Please use this identifier to cite or link to this item:
Title: Restoring Longitudinal Connectivity of an Anthropogenically Fragmented Stream Network: The Hunter River Catchment
Contributor(s): Bulovic, Nevenka (author); Thoms, Martin (supervisor)orcid ; Reid, Michael (supervisor)orcid 
Conferred Date: 2013
Copyright Date: 2013
Handle Link:
Abstract: Connectivity is a fundamental attribute of riverine landscapes, critical to the functioning of freshwater ecosystems. Riverine landscapes are longitudinally connected and at the drainage basin scale the network of streams provide pathways for the downstream dispersal of water, sediments, organisms and nutrients, while also connecting freshwater habitats. A multitude of anthropogenic barriers, including dams, weirs, floodgates and road crossings have disrupted connections and natural processes within stream networks. Fragmentation has compromised the integrity of, and connections within, freshwater ecosystems worldwide. Improving longitudinal connectivity through activities such as barrier removal has become a common objective of river ecosystem restoration. However, river restoration projects are commonly implemented over relatively small scales. The need for restorations to be carried out within a catchment context is increasing in prominence but the knowledge and approaches to restoring connectivity of entire stream networks remains limited. This thesis contributes to our understanding of restoring riverine connectivity within the context of drainage basins. It presents an optimisation-based approach to stream network connectivity restoration that is robust and applicable to rivers and ecosystems worldwide. This is in contrast to the majority of current approaches that are focused at-a-site and on northern hemisphere fish species. The findings of this thesis have significance to river science and management, by identifying the important regions for restoring connectivity in the Hunter River catchment. In addition, it elucidates the influence of riverine landscape character on optimally restoring stream network connectivity.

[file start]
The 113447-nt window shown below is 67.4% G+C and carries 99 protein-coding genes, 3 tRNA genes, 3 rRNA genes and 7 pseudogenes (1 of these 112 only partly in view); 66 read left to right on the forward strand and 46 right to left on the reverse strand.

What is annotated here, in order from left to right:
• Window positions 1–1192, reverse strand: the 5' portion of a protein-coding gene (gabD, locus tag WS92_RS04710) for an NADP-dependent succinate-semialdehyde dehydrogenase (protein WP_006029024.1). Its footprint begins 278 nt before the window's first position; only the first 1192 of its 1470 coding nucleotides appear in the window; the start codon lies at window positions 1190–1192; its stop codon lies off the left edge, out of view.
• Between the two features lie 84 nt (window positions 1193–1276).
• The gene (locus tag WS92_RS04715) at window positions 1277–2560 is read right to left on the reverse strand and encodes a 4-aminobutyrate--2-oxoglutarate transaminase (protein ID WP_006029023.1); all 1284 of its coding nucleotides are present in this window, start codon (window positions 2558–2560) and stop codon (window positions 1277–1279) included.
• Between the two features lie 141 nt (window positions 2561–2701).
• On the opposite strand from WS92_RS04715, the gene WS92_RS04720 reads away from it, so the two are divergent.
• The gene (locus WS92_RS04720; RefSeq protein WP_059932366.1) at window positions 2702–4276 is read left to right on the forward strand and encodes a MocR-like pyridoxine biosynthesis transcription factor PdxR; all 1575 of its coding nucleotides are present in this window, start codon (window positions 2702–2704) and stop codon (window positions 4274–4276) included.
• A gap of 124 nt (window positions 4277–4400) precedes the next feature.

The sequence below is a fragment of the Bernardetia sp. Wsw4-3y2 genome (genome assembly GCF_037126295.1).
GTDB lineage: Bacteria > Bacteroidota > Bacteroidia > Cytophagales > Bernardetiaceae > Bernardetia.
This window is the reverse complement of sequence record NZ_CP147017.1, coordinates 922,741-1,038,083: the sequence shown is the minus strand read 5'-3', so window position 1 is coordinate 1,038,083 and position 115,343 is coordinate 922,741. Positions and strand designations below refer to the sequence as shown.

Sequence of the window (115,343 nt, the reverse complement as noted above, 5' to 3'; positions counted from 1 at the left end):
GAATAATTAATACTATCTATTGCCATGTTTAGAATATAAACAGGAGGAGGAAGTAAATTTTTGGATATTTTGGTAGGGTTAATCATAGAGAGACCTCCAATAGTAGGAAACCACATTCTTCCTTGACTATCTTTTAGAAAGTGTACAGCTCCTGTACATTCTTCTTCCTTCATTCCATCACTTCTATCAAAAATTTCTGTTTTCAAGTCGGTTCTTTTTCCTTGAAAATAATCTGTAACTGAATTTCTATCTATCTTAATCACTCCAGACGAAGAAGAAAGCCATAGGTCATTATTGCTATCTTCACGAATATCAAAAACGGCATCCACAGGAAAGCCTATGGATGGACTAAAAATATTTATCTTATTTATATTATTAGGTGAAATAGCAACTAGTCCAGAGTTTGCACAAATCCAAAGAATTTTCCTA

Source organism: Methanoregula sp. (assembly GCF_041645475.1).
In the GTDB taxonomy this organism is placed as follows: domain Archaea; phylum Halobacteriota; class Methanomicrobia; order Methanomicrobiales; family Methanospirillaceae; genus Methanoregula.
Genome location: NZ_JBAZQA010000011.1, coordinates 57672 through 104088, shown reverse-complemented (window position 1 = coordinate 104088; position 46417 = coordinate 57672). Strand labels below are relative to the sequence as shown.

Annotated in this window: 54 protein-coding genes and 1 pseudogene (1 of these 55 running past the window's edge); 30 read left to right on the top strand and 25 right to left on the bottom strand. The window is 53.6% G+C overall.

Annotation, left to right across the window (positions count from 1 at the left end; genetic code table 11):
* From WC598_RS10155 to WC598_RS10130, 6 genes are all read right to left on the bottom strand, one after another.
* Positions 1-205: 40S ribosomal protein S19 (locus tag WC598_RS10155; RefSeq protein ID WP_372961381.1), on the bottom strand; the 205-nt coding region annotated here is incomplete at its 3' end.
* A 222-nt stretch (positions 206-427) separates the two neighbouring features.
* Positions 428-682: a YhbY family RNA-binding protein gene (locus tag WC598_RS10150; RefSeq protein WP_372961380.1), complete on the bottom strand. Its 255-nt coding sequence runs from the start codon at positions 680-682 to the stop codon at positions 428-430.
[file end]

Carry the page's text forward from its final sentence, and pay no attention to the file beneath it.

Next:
Publication Type: Thesis Masters Research
Field of Research Codes: 050102 Ecosystem Function
Rights Statement: Copyright 2013 - Nevenka Bulovic
Open Access Embargo: 2016-10-26
HERDC Category Description: T1 Thesis - Masters Degree by Research
Statistics to Oct 2018: Visitors: 311
Views: 310
Downloads: 0
Appears in Collections:School of Humanities, Arts and Social Sciences
Thesis Masters Research

Files in This Item:
7 files
File Description SizeFormat 
Show full item record

Page view(s)

checked on Mar 5, 2019
Google Media

Google ScholarTM






Items in Research UNE are protected by copyright, with all rights reserved, unless otherwise indicated.